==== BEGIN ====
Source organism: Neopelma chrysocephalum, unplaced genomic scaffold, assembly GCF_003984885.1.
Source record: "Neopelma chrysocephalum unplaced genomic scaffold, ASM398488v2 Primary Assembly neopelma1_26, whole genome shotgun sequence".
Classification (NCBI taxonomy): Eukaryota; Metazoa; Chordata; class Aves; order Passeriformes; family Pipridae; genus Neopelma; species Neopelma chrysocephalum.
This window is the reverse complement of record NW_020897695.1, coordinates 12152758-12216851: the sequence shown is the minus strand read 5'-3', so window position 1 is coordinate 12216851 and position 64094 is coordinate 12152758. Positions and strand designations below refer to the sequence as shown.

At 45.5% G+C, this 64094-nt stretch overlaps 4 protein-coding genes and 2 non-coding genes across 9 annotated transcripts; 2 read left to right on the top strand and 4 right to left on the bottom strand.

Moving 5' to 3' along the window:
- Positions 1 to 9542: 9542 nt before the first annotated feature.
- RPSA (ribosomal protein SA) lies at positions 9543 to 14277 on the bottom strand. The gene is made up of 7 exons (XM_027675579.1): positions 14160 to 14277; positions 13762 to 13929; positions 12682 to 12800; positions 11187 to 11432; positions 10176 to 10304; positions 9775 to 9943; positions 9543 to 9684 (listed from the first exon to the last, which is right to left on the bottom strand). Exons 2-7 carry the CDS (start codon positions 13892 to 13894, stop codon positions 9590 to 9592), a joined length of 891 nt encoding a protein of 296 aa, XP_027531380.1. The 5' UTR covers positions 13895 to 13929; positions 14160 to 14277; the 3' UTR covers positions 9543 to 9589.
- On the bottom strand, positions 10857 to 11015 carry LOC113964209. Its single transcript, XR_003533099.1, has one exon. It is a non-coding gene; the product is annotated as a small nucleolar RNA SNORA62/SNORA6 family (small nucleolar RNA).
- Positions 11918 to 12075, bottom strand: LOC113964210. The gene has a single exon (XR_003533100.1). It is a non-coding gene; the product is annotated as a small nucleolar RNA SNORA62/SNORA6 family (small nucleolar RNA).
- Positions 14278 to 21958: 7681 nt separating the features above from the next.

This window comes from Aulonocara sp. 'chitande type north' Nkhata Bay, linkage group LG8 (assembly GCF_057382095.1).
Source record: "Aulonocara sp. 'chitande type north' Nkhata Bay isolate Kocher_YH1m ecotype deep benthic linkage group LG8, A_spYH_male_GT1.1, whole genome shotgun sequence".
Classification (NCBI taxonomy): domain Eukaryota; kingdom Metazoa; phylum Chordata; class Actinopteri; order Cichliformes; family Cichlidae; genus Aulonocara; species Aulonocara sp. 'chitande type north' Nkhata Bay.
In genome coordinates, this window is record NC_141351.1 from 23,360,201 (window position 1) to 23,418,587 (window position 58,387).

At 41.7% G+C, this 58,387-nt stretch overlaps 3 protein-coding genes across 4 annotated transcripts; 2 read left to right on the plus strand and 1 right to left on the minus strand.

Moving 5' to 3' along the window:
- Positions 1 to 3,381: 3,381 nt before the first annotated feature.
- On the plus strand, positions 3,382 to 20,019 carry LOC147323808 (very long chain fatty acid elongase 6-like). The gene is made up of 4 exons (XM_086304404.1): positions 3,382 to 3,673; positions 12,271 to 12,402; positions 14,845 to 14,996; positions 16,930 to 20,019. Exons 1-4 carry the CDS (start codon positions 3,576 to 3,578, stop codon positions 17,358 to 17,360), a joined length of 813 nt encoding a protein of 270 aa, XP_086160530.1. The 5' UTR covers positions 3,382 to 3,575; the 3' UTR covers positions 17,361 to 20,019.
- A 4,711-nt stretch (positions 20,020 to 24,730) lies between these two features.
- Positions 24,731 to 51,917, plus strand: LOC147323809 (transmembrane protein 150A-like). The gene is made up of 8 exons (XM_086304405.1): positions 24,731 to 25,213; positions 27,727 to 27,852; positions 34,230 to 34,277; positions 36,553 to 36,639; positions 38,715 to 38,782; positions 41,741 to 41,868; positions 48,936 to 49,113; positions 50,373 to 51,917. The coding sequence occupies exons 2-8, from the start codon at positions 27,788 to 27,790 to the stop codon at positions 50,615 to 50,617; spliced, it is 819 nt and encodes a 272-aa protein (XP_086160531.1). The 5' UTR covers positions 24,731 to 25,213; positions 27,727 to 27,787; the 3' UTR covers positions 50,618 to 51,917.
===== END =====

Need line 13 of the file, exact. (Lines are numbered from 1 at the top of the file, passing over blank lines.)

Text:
Source record: "Aulonocara sp. 'chitande type north' Nkhata Bay isolate Kocher_YH1m ecotype deep benthic linkage group LG8, A_spYH_male_GT1.1, whole genome shotgun sequence".